GKE tutorial: Get started with Google Kubernetes Engine

Discover how easy it is to create a Kubernetes cluster, add a service, configure autoscaling, and tap other great features of GKE

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Kubernetes will save us all. If only we could work out how to install and maintain it. For the uninitiated, Kubernetes (also known as K8s to your local neighborhood hipster developer) is an open-source platform for running and orchestrating container-based applications and services. These are most often deployed in Docker containers, but other container runtimes—such as Containerd and Rkt—are supported.

Google has accumulated a great deal of knowledge about running containers in their operations over the past decade and a half. Kubernetes represents the third generation of container management systems at Google, after Borg and Omega, and has emerged as the principal container platform these past few years, pushing past other offerings such as Mesos and Docker’s Swarm. For the enterprise, Kubernetes offers something close to the Holy Grail: “What if OpenStack, but it actually works?”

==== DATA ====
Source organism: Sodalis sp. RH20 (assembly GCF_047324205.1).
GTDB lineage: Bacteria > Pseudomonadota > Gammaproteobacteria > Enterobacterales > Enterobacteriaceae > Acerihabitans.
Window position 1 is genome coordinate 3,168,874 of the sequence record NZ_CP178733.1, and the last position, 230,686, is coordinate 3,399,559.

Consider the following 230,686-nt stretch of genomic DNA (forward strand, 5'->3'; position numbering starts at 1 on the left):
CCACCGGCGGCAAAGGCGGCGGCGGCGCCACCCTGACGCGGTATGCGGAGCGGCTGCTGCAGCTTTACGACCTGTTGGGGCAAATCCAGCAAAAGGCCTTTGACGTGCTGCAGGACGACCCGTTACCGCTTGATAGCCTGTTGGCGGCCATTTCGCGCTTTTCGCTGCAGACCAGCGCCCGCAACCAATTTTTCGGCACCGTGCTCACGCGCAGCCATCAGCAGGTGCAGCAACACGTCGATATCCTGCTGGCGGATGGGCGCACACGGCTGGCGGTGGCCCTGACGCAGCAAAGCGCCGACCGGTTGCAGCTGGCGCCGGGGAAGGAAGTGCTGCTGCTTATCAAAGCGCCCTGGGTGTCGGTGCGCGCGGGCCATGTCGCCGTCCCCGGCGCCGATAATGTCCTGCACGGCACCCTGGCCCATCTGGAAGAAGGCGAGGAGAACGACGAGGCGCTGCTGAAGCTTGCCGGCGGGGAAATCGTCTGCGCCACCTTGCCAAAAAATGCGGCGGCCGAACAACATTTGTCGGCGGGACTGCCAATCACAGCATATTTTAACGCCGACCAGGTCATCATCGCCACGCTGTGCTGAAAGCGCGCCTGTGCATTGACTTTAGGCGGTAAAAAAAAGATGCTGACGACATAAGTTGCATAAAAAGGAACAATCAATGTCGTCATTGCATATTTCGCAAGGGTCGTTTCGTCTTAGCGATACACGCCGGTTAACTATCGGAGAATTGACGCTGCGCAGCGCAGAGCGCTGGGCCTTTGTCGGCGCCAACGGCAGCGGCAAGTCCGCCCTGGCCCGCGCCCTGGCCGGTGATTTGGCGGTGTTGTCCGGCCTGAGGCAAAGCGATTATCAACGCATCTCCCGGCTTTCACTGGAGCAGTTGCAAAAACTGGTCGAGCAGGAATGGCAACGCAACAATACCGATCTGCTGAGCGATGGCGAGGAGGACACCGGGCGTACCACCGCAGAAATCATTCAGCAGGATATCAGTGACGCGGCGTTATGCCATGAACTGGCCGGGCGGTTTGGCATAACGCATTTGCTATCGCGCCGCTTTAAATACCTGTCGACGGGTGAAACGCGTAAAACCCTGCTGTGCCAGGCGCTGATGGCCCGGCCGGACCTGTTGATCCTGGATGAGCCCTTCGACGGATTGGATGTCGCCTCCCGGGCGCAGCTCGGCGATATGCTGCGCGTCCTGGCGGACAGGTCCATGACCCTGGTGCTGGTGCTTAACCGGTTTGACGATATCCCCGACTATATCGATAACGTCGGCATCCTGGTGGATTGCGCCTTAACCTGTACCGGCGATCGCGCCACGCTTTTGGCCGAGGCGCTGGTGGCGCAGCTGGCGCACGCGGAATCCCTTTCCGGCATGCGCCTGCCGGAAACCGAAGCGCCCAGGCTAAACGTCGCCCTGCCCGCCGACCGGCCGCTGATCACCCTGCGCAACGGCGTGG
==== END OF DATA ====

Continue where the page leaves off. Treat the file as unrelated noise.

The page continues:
However, many people who dive feet-first into Kubernetes find themselves just a little overwhelmed. It’s a system of many moving parts that can be somewhat difficult to install, maintain, and operate. But if you’re running on the cloud anyhow, why not get your cloud provider to run Kubernetes for you, so you can get on with the more important business of running your applications and workloads?

With Google Kubernetes Engine (GKE), a service that has been running since 2015, your Kubernetes master servers are managed and maintained by Google Site Reliability Engineers. You don’t have to install, upgrade, or even pay for them! Plus, your Kubernetes clusters can be spread across zones within a region for high availability, and of course they integrate with the required enterprise features like Cloud IAM (Identity Access Management) and VPCs (Virtual Private Clouds) for security purposes.

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